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Space Science Reviews

, 214:117 | Cite as

Flexible Mode Modelling of the InSight Lander and Consequences for the SEIS Instrument

  • N. Murdoch
  • D. Alazard
  • B. Knapmeyer-Endrun
  • N. A. Teanby
  • R. Myhill
Article
  • 150 Downloads
Part of the following topical collections:
  1. The InSight Mission to Mars II

Abstract

We present an updated model for estimating the lander mechanical noise on the InSight seismometer SEIS, taking into account the flexible modes of the InSight lander. This new flexible mode model uses the Satellite Dynamics Toolbox to compute the direct and the inverse dynamic model of a satellite composed of a main body fitted with one or several dynamic appendages. Through a detailed study of the sensitivity of our results to key environment parameters we find that the frequencies of the six dominant lander resonant modes increase logarithmically with increasing ground stiffness. On the other hand, the wind strength and the incoming wind angle modify only the signal amplitude but not the frequencies of the resonances. For the baseline parameters chosen for this study, the lander mechanical noise on the SEIS instrument is not expected to exceed the instrument total noise requirements. However, in the case that the lander mechanical noise is observable in the seismic data acquired by SEIS, this may provide a complementary method for studying the ground and wind properties on Mars.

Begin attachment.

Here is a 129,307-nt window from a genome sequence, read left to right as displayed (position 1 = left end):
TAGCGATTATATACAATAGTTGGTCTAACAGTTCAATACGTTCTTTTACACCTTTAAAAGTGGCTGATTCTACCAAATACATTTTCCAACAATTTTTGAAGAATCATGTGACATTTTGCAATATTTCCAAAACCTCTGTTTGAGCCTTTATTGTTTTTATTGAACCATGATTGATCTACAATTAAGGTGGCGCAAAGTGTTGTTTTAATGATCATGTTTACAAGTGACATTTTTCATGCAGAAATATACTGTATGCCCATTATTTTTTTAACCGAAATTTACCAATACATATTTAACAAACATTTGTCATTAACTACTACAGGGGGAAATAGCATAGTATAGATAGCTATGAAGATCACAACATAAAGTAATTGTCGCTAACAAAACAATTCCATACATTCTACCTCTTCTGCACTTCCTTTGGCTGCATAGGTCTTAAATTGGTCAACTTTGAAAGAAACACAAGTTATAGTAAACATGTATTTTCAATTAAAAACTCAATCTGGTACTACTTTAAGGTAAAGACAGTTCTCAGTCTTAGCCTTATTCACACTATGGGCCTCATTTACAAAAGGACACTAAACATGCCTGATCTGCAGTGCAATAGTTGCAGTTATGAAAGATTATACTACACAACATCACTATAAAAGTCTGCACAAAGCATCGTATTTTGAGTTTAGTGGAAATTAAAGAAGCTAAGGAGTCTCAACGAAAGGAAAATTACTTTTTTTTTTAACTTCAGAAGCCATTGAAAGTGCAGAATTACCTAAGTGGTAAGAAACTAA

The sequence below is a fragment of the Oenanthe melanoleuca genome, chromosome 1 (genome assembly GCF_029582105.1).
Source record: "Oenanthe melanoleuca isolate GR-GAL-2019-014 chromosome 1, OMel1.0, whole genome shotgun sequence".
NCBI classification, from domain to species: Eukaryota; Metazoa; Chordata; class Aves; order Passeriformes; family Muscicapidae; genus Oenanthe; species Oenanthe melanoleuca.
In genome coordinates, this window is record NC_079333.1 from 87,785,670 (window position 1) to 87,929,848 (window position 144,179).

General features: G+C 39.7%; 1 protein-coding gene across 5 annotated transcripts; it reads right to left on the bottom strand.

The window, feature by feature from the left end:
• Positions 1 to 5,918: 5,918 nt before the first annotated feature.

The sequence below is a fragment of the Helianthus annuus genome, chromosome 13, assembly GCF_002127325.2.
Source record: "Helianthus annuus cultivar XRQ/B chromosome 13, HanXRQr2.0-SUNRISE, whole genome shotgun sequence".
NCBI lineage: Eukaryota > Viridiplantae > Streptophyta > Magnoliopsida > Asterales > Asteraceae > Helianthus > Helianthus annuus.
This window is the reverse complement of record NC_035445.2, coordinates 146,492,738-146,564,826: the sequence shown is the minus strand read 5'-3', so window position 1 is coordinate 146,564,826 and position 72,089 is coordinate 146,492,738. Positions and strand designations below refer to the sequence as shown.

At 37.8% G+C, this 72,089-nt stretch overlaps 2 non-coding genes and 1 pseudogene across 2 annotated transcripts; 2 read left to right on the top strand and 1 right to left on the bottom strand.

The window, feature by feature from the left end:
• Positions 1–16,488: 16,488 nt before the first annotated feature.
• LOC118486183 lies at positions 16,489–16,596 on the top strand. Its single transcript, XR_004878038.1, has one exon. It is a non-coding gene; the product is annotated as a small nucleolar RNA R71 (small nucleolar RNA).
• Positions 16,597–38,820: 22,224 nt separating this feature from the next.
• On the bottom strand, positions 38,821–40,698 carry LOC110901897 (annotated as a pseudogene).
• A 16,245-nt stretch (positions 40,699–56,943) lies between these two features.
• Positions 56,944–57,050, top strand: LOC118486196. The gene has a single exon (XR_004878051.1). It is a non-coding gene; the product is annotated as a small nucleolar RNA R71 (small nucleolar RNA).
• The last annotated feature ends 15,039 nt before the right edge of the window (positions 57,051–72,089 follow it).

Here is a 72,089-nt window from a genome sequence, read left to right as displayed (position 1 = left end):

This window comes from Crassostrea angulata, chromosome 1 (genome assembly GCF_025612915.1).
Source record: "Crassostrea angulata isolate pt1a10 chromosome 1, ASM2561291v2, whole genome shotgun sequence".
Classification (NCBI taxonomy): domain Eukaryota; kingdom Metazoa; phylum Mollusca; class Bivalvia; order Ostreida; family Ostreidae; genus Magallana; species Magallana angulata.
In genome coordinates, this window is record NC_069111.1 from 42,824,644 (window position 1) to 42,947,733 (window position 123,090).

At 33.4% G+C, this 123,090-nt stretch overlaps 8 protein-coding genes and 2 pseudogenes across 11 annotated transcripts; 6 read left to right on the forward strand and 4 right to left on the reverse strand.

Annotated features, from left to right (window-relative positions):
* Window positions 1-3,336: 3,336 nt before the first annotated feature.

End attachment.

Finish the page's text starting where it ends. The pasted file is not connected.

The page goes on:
Keywords

Mars Seismology Atmosphere Regolith Geophysics Structural dynamics 

Notes

Acknowledgements

NAT and RM acknowledge support from the UK Space Agency. We acknowledge the following students from ISAE-SUPAERO who helped to prepare the flexible mode model: Alexandre Acerra-Gil, Aurelio de Aguiar-Rodrigues and Mouadh Bouayad. We would also like to thank an anonymous reviewer for their very constructive comments. This paper is InSight Contribution Number 61.

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Copyright information

© Springer Nature B.V. 2018

Authors and Affiliations

  • N. Murdoch
    • 1
  • D. Alazard
    • 1
  • B. Knapmeyer-Endrun
    • 2
  • N. A. Teanby
    • 3
  • R. Myhill
    • 3
  1. 1.Institut Supérieur de l’Aéronautique et de l’Espace (ISAE-SUPAERO)Université de ToulouseToulouse Cedex 4France
  2. 2.Department of Planets and CometsMax Planck Institute for Solar System ResearchGottingenGermany
  3. 3.School of Earth SciencesUniversity of BristolBristolUK

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